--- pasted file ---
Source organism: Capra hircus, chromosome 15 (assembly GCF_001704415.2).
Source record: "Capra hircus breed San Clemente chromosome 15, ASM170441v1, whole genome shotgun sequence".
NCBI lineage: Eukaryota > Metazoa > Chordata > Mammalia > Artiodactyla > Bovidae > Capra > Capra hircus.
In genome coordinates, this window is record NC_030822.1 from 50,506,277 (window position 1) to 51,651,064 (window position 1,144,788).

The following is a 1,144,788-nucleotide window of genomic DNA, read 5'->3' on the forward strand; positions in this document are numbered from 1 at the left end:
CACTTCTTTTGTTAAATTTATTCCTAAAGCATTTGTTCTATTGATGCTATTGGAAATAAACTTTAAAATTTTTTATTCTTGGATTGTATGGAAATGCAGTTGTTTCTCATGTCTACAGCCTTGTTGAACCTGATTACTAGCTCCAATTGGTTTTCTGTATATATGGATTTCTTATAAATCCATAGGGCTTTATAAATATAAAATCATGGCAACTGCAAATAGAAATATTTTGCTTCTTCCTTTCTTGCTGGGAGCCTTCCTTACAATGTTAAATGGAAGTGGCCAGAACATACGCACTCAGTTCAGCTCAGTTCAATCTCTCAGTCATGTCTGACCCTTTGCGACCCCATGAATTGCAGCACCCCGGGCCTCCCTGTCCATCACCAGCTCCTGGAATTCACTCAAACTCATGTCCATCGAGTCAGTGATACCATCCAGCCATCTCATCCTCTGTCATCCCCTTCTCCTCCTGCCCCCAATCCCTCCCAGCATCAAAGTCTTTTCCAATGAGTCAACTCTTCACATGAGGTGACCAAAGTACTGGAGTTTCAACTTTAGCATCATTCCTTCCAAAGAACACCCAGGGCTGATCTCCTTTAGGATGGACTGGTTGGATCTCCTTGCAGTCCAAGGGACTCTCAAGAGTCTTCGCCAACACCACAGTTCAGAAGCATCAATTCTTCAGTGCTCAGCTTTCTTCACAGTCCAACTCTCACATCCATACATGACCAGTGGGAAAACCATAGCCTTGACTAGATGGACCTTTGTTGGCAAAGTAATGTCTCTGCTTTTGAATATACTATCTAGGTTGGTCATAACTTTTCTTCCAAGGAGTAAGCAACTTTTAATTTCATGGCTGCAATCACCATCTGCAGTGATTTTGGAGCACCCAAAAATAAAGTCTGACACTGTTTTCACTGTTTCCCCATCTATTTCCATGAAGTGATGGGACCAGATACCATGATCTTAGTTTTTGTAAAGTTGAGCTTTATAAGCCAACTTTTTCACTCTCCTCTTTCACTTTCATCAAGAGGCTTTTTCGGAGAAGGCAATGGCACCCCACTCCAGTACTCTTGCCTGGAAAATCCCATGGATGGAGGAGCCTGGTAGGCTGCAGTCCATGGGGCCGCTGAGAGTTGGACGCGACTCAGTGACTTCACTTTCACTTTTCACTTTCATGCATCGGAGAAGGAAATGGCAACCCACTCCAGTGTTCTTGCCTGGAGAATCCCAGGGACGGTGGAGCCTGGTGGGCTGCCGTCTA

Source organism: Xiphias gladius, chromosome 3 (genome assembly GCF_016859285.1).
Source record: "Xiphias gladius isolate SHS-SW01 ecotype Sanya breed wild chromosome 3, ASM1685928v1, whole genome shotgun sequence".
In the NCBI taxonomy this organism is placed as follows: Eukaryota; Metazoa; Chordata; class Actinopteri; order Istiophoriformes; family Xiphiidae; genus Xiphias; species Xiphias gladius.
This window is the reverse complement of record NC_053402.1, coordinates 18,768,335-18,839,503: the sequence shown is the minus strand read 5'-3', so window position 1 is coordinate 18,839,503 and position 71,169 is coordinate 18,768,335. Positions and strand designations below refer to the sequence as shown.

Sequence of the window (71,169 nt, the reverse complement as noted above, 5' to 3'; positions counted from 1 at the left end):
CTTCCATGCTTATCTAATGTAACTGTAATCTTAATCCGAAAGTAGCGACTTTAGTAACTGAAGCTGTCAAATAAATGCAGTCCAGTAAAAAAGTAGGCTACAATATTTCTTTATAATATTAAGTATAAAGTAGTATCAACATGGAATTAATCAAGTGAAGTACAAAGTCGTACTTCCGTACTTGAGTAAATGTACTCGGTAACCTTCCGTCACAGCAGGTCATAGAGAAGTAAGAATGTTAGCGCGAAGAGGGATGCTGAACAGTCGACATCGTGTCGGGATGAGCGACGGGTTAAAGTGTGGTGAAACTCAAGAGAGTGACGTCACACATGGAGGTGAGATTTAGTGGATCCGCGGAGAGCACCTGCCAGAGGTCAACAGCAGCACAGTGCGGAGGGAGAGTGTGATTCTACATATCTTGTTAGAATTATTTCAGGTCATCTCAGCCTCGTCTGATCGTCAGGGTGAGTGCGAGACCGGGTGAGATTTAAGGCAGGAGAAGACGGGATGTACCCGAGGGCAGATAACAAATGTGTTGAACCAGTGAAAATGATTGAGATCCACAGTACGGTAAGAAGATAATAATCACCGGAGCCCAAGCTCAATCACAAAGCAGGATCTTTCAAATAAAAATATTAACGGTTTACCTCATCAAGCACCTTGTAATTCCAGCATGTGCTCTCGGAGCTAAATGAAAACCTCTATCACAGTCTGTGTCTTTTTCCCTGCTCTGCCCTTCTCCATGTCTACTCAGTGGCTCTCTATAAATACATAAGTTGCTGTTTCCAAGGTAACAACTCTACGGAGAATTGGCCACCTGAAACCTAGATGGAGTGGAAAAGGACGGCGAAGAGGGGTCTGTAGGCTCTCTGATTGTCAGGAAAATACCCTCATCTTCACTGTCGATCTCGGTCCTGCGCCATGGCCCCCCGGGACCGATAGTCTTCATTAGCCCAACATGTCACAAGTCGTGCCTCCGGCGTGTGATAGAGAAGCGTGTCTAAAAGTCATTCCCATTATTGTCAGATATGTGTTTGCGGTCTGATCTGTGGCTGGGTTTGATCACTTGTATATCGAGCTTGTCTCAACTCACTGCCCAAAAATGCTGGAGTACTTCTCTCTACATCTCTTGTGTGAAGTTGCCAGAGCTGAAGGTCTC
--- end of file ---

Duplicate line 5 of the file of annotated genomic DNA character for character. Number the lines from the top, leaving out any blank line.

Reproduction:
The following is a 1,144,788-nucleotide window of genomic DNA, read 5'->3' on the forward strand; positions in this document are numbered from 1 at the left end: